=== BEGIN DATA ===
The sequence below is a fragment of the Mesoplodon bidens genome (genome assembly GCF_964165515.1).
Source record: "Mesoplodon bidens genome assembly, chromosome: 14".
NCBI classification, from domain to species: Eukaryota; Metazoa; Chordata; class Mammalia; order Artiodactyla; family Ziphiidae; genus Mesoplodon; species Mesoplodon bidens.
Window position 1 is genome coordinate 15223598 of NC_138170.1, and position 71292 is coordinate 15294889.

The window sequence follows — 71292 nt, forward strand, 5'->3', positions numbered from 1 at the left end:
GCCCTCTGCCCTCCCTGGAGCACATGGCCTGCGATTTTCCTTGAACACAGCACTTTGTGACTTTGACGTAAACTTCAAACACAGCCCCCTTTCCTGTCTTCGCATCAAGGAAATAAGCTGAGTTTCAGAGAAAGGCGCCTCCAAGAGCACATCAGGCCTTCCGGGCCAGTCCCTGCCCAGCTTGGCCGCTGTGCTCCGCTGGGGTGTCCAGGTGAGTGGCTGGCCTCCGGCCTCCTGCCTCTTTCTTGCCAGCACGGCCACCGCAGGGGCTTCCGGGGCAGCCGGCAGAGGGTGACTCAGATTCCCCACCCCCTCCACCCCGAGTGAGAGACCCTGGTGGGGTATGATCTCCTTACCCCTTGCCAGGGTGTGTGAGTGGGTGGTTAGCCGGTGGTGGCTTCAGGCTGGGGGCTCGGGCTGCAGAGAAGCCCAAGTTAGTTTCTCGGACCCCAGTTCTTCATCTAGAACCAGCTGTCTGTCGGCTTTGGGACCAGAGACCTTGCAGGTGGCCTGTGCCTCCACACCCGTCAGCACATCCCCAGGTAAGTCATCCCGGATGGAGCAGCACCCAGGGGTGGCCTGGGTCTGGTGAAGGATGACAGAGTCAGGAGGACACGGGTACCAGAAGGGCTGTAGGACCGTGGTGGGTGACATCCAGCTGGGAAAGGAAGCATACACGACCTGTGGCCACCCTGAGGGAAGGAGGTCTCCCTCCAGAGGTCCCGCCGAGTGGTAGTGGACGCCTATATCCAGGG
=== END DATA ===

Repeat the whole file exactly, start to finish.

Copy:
The sequence below is a fragment of the Mesoplodon bidens genome (genome assembly GCF_964165515.1).
Source record: "Mesoplodon bidens genome assembly, chromosome: 14".
NCBI classification, from domain to species: Eukaryota; Metazoa; Chordata; class Mammalia; order Artiodactyla; family Ziphiidae; genus Mesoplodon; species Mesoplodon bidens.
Window position 1 is genome coordinate 15223598 of NC_138170.1, and position 71292 is coordinate 15294889.

The window sequence follows — 71292 nt, forward strand, 5'->3', positions numbered from 1 at the left end:
GCCCTCTGCCCTCCCTGGAGCACATGGCCTGCGATTTTCCTTGAACACAGCACTTTGTGACTTTGACGTAAACTTCAAACACAGCCCCCTTTCCTGTCTTCGCATCAAGGAAATAAGCTGAGTTTCAGAGAAAGGCGCCTCCAAGAGCACATCAGGCCTTCCGGGCCAGTCCCTGCCCAGCTTGGCCGCTGTGCTCCGCTGGGGTGTCCAGGTGAGTGGCTGGCCTCCGGCCTCCTGCCTCTTTCTTGCCAGCACGGCCACCGCAGGGGCTTCCGGGGCAGCCGGCAGAGGGTGACTCAGATTCCCCACCCCCTCCACCCCGAGTGAGAGACCCTGGTGGGGTATGATCTCCTTACCCCTTGCCAGGGTGTGTGAGTGGGTGGTTAGCCGGTGGTGGCTTCAGGCTGGGGGCTCGGGCTGCAGAGAAGCCCAAGTTAGTTTCTCGGACCCCAGTTCTTCATCTAGAACCAGCTGTCTGTCGGCTTTGGGACCAGAGACCTTGCAGGTGGCCTGTGCCTCCACACCCGTCAGCACATCCCCAGGTAAGTCATCCCGGATGGAGCAGCACCCAGGGGTGGCCTGGGTCTGGTGAAGGATGACAGAGTCAGGAGGACACGGGTACCAGAAGGGCTGTAGGACCGTGGTGGGTGACATCCAGCTGGGAAAGGAAGCATACACGACCTGTGGCCACCCTGAGGGAAGGAGGTCTCCCTCCAGAGGTCCCGCCGAGTGGTAGTGGACGCCTATATCCAGGG